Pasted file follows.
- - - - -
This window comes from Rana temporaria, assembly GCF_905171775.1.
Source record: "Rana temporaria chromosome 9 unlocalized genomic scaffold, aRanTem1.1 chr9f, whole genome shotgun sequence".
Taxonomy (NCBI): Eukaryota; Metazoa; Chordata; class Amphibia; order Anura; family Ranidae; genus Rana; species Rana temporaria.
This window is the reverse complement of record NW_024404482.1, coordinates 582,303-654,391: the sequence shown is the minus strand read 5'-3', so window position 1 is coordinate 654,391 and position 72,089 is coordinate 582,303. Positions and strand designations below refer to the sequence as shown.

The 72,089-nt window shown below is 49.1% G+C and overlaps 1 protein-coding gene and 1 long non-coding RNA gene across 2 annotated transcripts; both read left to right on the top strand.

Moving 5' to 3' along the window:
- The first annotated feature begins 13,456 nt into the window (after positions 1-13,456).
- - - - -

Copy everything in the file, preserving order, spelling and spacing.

This window comes from Rana temporaria, assembly GCF_905171775.1.
Source record: "Rana temporaria chromosome 9 unlocalized genomic scaffold, aRanTem1.1 chr9f, whole genome shotgun sequence".
Taxonomy (NCBI): Eukaryota; Metazoa; Chordata; class Amphibia; order Anura; family Ranidae; genus Rana; species Rana temporaria.
This window is the reverse complement of record NW_024404482.1, coordinates 582,303-654,391: the sequence shown is the minus strand read 5'-3', so window position 1 is coordinate 654,391 and position 72,089 is coordinate 582,303. Positions and strand designations below refer to the sequence as shown.

The 72,089-nt window shown below is 49.1% G+C and overlaps 1 protein-coding gene and 1 long non-coding RNA gene across 2 annotated transcripts; both read left to right on the top strand.

Moving 5' to 3' along the window:
- The first annotated feature begins 13,456 nt into the window (after positions 1-13,456).